In the garage, under a pile of as-yet-unpacked boxes with vague names markered on them like "kitchen stuff", in an old orange crate covered with Beatles and Jimi Hendrix stickers slapped on by my brother in his mid-teen classic-rock-loving phase, lies my most important possession, a collection of memories in ink, pulp and paperboard, friends from my childhood who never quite grew up. Archie and Jughead, Betty and Veronica, Reggie, Moose and Dilton Doiley, Miss Grundy, Professor Flutesnoot, the venerable Mister Weatherbee. My home, my family, my community.
For me, the appeal of Riverdale lay in its simplicity. You knew what to expect from everyone, and exactly what they were looking for. Archie and Reggie wanted girls with tiny waists and wide, eager eyes. Lucky for them, almost all of the girls in Riverdale looked just like this, like another species, so alien that it didn’t even occur to me to try to be like them. Which is good, because it’s hard enough to be a normal girl. The queens of them all, Betty and Veronica, just wanted Archie, but they’d settle for Reggie on a group date. Or if Archie’s jalopy was on the fritz again. Reggie had money which meant he always had wheels, but he was kind of a dick about it and, really, that worked for everybody. Riverdale ain’t no place for shades of gray. We like our villains mean and predictable. Jughead had almost zero interest in girls and instead got his jollies with the common cheeseburger, though any food would do in a pinch. Juggie was my favorite, and not for the reason you think. It was because he did not give one single solitary shit about what anyone else wanted him to be. Dude’s needs were MET and he floated from meal to meal with a bare minimum of hassle and angst. Every so often, though, he’d run up against poor Ethel. Ethel was my avatar. They couldn’t have made her more like me if they had drawn her as a chubby freckled girl with funny hair and glasses. Ethel Muggs: our lady of perpetual unfulfilled desire. She just wanted Jughead’s attention, just the tiniest little bit, please. And the lengths she went to, the things she was willing to do, the years she held on waiting for his approval. Girl, I’ve been there. I’m there right now, though I don’t know anymore whose approval I seek.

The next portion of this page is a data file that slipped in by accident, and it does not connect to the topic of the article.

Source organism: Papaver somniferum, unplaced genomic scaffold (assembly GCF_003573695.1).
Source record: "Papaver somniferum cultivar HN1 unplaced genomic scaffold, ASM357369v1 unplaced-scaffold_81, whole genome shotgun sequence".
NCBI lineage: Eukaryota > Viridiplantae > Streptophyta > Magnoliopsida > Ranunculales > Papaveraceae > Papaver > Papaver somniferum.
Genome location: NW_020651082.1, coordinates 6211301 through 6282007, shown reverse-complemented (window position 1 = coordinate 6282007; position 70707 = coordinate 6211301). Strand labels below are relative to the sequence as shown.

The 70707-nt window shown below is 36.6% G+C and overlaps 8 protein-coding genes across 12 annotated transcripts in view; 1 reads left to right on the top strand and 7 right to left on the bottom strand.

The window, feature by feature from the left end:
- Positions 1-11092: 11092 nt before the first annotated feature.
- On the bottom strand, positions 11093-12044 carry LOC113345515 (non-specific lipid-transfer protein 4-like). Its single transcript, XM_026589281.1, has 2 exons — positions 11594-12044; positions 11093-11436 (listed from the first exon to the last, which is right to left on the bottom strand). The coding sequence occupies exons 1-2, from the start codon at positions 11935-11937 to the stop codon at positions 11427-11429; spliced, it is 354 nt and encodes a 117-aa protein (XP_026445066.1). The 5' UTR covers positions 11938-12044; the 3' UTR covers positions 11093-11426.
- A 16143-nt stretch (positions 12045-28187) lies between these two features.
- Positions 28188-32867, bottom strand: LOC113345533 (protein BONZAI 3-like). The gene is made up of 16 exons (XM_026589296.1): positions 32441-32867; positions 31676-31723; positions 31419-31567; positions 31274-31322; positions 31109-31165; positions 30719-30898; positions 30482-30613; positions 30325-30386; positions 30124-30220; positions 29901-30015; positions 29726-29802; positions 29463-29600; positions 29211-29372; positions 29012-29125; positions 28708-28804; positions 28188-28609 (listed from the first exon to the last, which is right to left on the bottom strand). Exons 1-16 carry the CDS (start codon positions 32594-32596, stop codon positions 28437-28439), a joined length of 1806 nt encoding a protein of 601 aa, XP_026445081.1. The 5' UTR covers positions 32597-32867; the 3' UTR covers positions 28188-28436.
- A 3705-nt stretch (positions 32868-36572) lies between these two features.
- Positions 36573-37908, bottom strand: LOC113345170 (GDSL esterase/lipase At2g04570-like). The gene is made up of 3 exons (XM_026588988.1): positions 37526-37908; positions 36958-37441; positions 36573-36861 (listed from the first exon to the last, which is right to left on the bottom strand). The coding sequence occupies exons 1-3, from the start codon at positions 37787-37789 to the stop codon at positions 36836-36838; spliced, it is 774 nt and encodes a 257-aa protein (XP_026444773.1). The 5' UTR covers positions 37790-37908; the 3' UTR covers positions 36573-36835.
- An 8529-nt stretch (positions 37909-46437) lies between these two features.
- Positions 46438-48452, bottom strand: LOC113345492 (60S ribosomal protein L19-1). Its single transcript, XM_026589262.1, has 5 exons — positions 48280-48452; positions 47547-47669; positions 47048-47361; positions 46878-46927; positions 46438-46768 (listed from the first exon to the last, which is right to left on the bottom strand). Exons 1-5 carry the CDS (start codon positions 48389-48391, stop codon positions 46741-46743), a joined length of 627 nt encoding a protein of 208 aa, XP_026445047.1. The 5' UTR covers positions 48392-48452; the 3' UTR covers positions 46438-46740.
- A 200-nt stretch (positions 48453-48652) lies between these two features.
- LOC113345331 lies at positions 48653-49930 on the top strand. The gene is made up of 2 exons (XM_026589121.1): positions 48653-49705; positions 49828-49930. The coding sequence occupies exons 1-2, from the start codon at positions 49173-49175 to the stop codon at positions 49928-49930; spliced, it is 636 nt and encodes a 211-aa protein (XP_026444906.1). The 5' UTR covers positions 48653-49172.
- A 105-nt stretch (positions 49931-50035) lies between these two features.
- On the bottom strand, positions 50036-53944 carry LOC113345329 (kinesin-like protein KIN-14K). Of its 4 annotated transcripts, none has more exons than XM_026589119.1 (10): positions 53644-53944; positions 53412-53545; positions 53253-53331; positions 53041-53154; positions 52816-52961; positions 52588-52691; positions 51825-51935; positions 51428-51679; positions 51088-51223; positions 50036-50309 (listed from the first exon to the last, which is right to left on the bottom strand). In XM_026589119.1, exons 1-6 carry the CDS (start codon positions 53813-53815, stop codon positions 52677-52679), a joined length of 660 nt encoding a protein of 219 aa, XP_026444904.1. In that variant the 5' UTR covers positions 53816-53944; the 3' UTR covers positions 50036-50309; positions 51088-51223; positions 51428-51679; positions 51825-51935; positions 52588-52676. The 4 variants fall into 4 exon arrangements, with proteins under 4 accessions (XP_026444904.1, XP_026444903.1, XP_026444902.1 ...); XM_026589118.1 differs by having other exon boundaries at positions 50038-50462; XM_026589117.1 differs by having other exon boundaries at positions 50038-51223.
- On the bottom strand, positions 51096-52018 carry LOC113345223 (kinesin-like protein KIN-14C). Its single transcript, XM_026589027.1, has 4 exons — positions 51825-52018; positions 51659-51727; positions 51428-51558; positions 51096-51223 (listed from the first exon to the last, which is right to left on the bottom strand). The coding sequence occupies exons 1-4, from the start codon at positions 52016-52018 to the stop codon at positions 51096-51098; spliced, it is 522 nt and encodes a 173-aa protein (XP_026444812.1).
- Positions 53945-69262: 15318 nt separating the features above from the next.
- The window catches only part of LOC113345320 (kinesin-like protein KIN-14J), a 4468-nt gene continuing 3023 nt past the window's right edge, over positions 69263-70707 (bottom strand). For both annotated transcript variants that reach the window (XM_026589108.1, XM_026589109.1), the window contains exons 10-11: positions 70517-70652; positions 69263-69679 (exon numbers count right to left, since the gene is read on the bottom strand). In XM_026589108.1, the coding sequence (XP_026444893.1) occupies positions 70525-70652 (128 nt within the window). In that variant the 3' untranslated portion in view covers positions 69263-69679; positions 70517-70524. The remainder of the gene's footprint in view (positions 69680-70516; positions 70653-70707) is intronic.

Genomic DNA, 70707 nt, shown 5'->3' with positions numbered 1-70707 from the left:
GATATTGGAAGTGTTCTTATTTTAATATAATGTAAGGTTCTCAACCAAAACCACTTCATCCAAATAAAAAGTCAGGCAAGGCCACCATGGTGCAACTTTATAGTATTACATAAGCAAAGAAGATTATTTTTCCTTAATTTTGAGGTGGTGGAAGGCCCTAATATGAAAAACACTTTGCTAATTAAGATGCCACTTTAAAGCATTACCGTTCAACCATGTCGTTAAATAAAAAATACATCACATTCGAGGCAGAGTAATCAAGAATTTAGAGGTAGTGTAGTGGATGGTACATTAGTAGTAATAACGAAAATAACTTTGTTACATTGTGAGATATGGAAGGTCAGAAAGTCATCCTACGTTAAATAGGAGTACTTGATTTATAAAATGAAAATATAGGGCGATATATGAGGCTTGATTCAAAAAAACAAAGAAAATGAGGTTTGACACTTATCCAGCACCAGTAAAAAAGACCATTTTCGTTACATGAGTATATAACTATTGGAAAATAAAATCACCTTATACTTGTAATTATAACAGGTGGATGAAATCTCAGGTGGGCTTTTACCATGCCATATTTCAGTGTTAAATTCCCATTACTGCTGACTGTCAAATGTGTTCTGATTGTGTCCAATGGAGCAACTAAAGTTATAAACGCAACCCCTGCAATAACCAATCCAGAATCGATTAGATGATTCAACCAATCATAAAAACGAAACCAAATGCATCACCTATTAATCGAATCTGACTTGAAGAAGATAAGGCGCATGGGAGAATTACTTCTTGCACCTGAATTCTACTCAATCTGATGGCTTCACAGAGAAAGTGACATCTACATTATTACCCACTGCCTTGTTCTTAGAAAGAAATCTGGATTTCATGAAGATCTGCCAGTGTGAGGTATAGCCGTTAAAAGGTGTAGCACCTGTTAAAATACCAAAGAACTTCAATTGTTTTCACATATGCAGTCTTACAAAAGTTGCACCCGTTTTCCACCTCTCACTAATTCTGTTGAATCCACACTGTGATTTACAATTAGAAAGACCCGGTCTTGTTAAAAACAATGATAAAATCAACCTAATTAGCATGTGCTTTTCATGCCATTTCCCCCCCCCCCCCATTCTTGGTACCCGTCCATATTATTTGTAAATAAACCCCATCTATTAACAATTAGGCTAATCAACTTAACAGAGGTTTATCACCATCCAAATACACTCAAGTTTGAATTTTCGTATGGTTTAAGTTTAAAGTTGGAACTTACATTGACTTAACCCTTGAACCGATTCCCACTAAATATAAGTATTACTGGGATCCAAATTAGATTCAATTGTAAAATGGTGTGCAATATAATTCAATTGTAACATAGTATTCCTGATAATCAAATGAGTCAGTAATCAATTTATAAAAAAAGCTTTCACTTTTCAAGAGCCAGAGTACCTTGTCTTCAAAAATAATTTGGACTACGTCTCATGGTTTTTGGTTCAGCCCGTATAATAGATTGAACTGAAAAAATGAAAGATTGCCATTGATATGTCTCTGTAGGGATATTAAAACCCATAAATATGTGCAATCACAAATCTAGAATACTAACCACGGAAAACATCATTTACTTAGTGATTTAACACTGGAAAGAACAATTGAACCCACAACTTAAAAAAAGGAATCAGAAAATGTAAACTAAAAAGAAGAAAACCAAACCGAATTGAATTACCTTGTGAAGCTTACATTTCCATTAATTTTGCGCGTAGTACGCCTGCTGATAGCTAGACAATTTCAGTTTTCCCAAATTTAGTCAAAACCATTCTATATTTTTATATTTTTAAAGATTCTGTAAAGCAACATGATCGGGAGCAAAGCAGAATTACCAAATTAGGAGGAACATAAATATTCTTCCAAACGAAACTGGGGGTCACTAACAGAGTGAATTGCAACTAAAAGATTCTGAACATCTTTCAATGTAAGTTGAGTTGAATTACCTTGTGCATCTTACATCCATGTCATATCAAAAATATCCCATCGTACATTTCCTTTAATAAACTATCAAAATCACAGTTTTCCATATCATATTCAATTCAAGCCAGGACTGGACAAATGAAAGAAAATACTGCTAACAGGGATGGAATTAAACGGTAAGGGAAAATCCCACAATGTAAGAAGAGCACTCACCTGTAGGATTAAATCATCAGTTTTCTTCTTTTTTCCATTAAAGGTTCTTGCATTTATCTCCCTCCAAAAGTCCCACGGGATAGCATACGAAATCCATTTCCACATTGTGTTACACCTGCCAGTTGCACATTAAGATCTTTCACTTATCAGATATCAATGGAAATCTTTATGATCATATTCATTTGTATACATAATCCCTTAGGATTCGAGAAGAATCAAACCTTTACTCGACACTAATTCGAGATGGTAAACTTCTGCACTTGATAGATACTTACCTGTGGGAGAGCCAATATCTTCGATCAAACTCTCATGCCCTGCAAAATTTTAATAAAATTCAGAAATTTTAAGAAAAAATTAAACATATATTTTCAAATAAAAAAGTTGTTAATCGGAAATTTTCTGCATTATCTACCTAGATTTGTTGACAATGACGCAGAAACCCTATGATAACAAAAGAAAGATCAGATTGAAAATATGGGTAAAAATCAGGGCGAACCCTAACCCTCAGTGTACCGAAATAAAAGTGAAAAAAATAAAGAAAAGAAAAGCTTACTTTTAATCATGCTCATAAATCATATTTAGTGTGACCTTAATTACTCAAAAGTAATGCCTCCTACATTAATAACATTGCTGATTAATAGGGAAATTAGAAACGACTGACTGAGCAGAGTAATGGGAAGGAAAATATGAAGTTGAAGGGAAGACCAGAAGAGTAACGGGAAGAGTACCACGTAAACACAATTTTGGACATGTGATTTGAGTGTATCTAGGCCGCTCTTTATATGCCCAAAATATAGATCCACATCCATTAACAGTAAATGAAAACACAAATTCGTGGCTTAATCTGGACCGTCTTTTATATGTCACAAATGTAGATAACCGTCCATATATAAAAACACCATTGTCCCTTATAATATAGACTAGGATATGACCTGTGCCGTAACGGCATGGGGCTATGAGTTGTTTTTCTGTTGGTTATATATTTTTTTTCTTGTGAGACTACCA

Moose taught me that big dumb jocks can be sweet and loyal. Dilton, that nerds are some of the best people, and the two of them together (best friends, obviously) made it clear that sometimes the cream of the friendship crop isn’t going to be the center of attention. Sometimes it’s better to shop the edges of the supermarket, if you know what I mean. Chuck, the token brown character was the nicest, most average guy you could ever meet. His only distinguishing characteristic was his complete lack of justifiable anger. Or maybe they didn’t teach the kids about slavery in Riverdale. They did manage to make him an athlete though, so there’s that stereotype box checked.
There were no fat kids in Riverdale, and I have to say I’m glad about that. I didn’t really want to see Archie and the gang making jokes about the fat kid, or worse, treating him or her with earnest compassion, the way they do whenever they come across anyone with special needs. Not a person, an other. Next, on a very special Archie, Jughead makes a friend in a wheelchair! Hahaha let’s pretend she’s having fun with him at the dance even though she can’t use her legs! Everything is so far out right now!
But that’s what I loved about Archie comics. Everything was surface. Nothing was hidden or confusing or secret, pot-boiling anger. Everyone always did the right thing in the end, and never intentionally hurt anybody or made them feel worthless or hit them or stole from them or forced sex on them. There was safety in Riverdale. So much safety.
They still make Archie comics, of course, but I’ve long since stopped reading them. I have my own safety now, a tiny house East of town for which I have the only key. Every so often I’ll hear how my old friends are doing, getting married, choosing careers, finally moving on from those idyllic high school days. I’m waiting for them to catch up with me, for the Archie gang in their thirties. I’m waiting for Reggie to figure out there’s more to life than chicks and cash. I’m waiting for my girl Ethel to email me so we can go out to brunch and hash over her latest boy drama. I’m waiting for Betty to finally realize she doesn’t need a stupid man to make her happy. I’m waiting for Jughead to put down that cheeseburger, man, and call me already. Let’s hang, Riverdale style.